YOUR RIGHTS TO REPRESENTATION

Did you know you have the right to representation before the Social Security Administration (SSA)? When you appear for a hearing for Social Security disability if you do not have a representative, the first thing the officer or judge SHOULD do is ask you if you want a representative. If you or someone you know has a learning disability, you should be sure and understand this right or make sure you are with them to help them understand this right. The officer or Judge has a legal obligation to advise you of this right and allow a onetime postponement of the hearing for you to obtain such representation.

Onset Date of Disability

When a Claimant first files for Social Security disability, he or she is asked for the onset date of disability or the date that he or she first became unable to work as a result of a disabling medical condition. For some, this question can be answered easily if they became disabled after a car accident or after having been diagnosed with cancer. The onset date of disability would be the day of the accident or the day they were diagnosed. Most disability applicants allege that they became disabled on their last day of work.

Can I be denied disability because I didn't do what my doctor said?

There is a lot that goes into filing for disability and it seems there are always new rules for denying claims. I want to discuss a new ruling regarding following prescribed treatment. SSR 18-3p went into effect October 29, 2018 and will apply to any decision after that date. This ruling state that someone can be denied benefits if he or she fails to follow prescribed treatment without good cause and that treatment would be expected to restore his or her ability to work.

SSDI and SSI for brain injury sufferers and their families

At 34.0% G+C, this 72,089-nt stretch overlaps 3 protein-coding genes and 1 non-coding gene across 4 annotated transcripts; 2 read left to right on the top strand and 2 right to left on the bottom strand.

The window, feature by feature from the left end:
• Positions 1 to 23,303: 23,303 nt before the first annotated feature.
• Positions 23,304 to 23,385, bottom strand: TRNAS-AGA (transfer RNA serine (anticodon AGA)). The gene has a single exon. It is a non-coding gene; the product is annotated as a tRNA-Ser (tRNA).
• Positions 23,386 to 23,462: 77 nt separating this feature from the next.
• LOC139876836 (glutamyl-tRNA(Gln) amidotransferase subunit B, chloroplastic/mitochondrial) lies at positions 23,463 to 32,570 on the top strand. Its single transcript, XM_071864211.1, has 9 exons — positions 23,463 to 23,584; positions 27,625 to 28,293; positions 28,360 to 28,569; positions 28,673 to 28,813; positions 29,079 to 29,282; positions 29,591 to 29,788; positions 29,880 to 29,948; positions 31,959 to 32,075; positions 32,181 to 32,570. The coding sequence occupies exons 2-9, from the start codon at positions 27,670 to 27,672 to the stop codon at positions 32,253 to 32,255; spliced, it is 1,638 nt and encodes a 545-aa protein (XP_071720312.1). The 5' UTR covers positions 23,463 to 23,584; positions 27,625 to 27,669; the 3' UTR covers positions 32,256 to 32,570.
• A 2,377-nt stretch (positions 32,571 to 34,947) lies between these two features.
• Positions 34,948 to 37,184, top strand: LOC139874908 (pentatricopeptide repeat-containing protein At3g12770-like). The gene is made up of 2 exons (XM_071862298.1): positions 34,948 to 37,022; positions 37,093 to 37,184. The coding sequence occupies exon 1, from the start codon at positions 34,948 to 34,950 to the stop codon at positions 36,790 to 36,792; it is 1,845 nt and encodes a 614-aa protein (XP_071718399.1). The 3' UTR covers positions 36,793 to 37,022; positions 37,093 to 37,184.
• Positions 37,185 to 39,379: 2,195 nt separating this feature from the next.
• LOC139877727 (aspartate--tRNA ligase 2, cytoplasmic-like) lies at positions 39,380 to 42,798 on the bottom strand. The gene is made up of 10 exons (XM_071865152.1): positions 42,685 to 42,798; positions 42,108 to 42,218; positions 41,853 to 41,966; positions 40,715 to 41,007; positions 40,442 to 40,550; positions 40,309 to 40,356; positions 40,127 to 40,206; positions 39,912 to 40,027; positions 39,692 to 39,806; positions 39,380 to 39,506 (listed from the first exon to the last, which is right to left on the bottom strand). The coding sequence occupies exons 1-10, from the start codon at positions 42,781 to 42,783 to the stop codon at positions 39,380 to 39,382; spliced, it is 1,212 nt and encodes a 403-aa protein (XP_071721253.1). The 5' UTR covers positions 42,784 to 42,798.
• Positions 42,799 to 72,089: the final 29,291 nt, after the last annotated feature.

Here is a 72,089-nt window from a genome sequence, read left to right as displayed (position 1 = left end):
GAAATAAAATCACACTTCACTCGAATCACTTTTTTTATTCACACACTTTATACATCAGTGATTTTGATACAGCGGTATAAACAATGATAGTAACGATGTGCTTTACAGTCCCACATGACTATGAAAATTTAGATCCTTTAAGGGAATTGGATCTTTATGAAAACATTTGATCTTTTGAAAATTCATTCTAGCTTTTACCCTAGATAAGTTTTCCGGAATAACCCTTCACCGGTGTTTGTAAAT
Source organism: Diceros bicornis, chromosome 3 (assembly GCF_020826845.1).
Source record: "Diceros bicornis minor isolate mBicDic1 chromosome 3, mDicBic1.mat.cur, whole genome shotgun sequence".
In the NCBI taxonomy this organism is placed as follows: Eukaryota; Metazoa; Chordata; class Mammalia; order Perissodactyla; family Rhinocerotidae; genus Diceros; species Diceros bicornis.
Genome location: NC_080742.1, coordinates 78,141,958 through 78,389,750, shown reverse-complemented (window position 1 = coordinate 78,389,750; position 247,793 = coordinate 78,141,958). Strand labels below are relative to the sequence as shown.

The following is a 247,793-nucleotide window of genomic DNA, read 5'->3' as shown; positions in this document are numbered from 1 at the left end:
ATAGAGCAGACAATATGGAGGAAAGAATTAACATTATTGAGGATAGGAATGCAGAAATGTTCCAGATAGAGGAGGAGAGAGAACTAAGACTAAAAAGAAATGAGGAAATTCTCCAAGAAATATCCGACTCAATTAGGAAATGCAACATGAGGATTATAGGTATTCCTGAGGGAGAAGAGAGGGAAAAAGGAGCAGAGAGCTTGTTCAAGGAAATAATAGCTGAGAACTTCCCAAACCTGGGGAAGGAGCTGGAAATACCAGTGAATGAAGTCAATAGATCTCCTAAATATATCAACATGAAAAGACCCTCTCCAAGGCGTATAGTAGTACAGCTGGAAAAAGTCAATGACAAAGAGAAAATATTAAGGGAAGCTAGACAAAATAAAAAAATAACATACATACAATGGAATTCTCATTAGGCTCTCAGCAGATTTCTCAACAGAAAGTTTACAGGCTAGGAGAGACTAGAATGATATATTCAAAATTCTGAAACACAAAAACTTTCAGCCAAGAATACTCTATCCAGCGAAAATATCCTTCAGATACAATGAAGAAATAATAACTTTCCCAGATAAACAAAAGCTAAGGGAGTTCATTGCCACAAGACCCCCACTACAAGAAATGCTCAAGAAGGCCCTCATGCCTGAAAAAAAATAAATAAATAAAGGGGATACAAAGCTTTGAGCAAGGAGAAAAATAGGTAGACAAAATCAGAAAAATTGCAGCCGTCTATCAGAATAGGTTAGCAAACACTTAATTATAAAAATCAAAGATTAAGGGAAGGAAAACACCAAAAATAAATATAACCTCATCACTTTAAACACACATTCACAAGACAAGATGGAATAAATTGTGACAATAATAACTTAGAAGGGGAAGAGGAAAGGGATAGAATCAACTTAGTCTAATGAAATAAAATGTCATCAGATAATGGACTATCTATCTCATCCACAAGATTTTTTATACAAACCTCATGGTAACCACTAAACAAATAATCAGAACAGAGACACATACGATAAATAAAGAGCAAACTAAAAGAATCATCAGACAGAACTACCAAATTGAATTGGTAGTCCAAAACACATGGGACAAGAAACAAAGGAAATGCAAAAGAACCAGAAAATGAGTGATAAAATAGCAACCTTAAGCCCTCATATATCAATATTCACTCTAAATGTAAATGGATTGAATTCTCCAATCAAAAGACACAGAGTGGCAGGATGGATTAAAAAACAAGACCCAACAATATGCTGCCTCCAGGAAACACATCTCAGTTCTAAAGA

A brain injury can severely affect a person's everyday life. The person who suffers a brain injury may suffer from memory loss, disability, headaches and may be unable to sit, stand, bend and communicate with others. Since brain is one of the most complicated organs in the human anatomy, the effects of the injury are very complex and can differ in every person. In addition, a brain injury can also lead to some serious financial and emotional challenges for the family members of that injured person.

Qualifications for Supplemental Security Income

Supplemental Security Income or SSI is a federal income supplement designed to help the aged, blind, and disabled who have little to no income. SSI is different from Social Security Disability Insurance (SSDI) in that SSDI benefits are paid to Claimants who have worked long enough and paid Social Security taxes. SSI is not based on prior work. The medical standards for SSI and SSDI are the same. Disability for both SSDI and SSI is awarded when a person has a diagnosed physical or mental impairment that is severe and can be expected to last at least 12 months or result in death, and the person, because of the impairment, must not only be unable to do his/her previous work, but must also be unable to do any other type of substantial gainful activity.